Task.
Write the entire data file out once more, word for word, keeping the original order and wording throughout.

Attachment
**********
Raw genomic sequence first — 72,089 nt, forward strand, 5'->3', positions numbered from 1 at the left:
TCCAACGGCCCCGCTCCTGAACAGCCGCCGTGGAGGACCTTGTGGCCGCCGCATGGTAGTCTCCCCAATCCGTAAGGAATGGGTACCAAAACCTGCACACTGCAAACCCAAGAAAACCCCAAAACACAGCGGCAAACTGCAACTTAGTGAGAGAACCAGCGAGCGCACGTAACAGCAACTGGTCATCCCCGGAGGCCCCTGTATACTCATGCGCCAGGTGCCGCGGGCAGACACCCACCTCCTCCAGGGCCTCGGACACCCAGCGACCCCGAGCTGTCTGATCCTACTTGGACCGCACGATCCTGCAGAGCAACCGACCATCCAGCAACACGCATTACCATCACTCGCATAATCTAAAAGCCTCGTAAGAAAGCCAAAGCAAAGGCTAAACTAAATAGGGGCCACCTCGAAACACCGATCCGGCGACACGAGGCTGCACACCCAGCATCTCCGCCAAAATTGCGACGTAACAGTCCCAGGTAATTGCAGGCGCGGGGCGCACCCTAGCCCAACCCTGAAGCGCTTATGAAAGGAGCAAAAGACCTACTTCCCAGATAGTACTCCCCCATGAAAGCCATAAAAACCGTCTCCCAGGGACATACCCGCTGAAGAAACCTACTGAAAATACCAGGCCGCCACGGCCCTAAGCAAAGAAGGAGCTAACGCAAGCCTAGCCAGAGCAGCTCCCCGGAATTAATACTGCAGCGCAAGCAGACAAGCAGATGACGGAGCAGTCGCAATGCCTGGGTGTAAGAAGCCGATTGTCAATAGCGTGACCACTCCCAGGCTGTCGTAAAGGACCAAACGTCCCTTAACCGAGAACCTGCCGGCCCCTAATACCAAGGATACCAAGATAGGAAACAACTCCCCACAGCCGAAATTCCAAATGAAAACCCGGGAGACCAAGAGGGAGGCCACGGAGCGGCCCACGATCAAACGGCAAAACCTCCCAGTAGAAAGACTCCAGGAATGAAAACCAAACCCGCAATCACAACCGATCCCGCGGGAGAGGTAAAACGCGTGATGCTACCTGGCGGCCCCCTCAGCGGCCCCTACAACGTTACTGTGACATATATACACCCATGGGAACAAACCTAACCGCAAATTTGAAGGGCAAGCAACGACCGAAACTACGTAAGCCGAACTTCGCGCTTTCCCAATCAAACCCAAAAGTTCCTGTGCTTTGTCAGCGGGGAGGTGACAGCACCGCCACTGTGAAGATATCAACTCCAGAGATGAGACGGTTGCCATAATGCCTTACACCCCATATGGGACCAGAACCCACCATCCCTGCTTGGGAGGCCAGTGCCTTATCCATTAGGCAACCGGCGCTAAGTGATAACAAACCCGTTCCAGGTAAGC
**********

Raw genomic sequence first — 72,089 nt, forward strand, 5'->3', positions numbered from 1 at the left:
TCCAACGGCCCCGCTCCTGAACAGCCGCCGTGGAGGACCTTGTGGCCGCCGCATGGTAGTCTCCCCAATCCGTAAGGAATGGGTACCAAAACCTGCACACTGCAAACCCAAGAAAACCCCAAAACACAGCGGCAAACTGCAACTTAGTGAGAGAACCAGCGAGCGCACGTAACAGCAACTGGTCATCCCCGGAGGCCCCTGTATACTCATGCGCCAGGTGCCGCGGGCAGACACCCACCTCCTCCAGGGCCTCGGACACCCAGCGACCCCGAGCTGTCTGATCCTACTTGGACCGCACGATCCTGCAGAGCAACCGACCATCCAGCAACACGCATTACCATCACTCGCATAATCTAAAAGCCTCGTAAGAAAGCCAAAGCAAAGGCTAAACTAAATAGGGGCCACCTCGAAACACCGATCCGGCGACACGAGGCTGCACACCCAGCATCTCCGCCAAAATTGCGACGTAACAGTCCCAGGTAATTGCAGGCGCGGGGCGCACCCTAGCCCAACCCTGAAGCGCTTATGAAAGGAGCAAAAGACCTACTTCCCAGATAGTACTCCCCCATGAAAGCCATAAAAACCGTCTCCCAGGGACATACCCGCTGAAGAAACCTACTGAAAATACCAGGCCGCCACGGCCCTAAGCAAAGAAGGAGCTAACGCAAGCCTAGCCAGAGCAGCTCCCCGGAATTAATACTGCAGCGCAAGCAGACAAGCAGATGACGGAGCAGTCGCAATGCCTGGGTGTAAGAAGCCGATTGTCAATAGCGTGACCACTCCCAGGCTGTCGTAAAGGACCAAACGTCCCTTAACCGAGAACCTGCCGGCCCCTAATACCAAGGATACCAAGATAGGAAACAACTCCCCACAGCCGAAATTCCAAATGAAAACCCGGGAGACCAAGAGGGAGGCCACGGAGCGGCCCACGATCAAACGGCAAAACCTCCCAGTAGAAAGACTCCAGGAATGAAAACCAAACCCGCAATCACAACCGATCCCGCGGGAGAGGTAAAACGCGTGATGCTACCTGGCGGCCCCCTCAGCGGCCCCTACAACGTTACTGTGACATATATACACCCATGGGAACAAACCTAACCGCAAATTTGAAGGGCAAGCAACGACCGAAACTACGTAAGCCGAACTTCGCGCTTTCCCAATCAAACCCAAAAGTTCCTGTGCTTTGTCAGCGGGGAGGTGACAGCACCGCCACTGTGAAGATATCAACTCCAGAGATGAGACGGTTGCCATAATGCCTTACACCCCATATGGGACCAGAACCCACCATCCCTGCTTGGGAGGCCAGTGCCTTATCCATTAGGCAACCGGCGCTAAGTGATAACAAACCCGTTCCAGGTAAGC